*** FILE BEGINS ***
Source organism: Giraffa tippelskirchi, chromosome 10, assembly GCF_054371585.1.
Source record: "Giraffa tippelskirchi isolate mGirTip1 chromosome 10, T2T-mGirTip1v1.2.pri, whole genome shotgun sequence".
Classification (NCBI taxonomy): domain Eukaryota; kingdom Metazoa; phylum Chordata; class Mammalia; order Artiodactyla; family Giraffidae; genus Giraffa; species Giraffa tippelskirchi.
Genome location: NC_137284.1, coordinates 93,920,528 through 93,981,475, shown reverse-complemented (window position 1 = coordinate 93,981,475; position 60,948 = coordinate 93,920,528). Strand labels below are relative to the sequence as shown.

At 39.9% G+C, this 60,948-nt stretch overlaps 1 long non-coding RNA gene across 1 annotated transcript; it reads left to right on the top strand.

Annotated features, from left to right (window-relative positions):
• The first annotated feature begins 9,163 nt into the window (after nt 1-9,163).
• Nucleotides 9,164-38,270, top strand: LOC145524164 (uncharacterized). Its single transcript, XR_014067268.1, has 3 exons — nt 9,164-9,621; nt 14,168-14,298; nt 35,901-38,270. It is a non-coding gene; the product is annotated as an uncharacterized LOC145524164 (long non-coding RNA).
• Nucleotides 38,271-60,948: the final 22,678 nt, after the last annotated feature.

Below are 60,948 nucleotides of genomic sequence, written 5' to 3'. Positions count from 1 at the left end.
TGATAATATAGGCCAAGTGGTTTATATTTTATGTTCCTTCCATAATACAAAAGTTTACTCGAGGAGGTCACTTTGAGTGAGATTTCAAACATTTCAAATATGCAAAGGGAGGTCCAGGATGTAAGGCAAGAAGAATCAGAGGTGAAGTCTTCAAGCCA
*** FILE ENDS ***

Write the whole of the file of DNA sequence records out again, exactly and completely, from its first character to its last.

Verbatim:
Source organism: Giraffa tippelskirchi, chromosome 10, assembly GCF_054371585.1.
Source record: "Giraffa tippelskirchi isolate mGirTip1 chromosome 10, T2T-mGirTip1v1.2.pri, whole genome shotgun sequence".
Classification (NCBI taxonomy): domain Eukaryota; kingdom Metazoa; phylum Chordata; class Mammalia; order Artiodactyla; family Giraffidae; genus Giraffa; species Giraffa tippelskirchi.
Genome location: NC_137284.1, coordinates 93,920,528 through 93,981,475, shown reverse-complemented (window position 1 = coordinate 93,981,475; position 60,948 = coordinate 93,920,528). Strand labels below are relative to the sequence as shown.

At 39.9% G+C, this 60,948-nt stretch overlaps 1 long non-coding RNA gene across 1 annotated transcript; it reads left to right on the top strand.

Annotated features, from left to right (window-relative positions):
• The first annotated feature begins 9,163 nt into the window (after nt 1-9,163).
• Nucleotides 9,164-38,270, top strand: LOC145524164 (uncharacterized). Its single transcript, XR_014067268.1, has 3 exons — nt 9,164-9,621; nt 14,168-14,298; nt 35,901-38,270. It is a non-coding gene; the product is annotated as an uncharacterized LOC145524164 (long non-coding RNA).
• Nucleotides 38,271-60,948: the final 22,678 nt, after the last annotated feature.

Below are 60,948 nucleotides of genomic sequence, written 5' to 3'. Positions count from 1 at the left end.
TGATAATATAGGCCAAGTGGTTTATATTTTATGTTCCTTCCATAATACAAAAGTTTACTCGAGGAGGTCACTTTGAGTGAGATTTCAAACATTTCAAATATGCAAAGGGAGGTCCAGGATGTAAGGCAAGAAGAATCAGAGGTGAAGTCTTCAAGCCA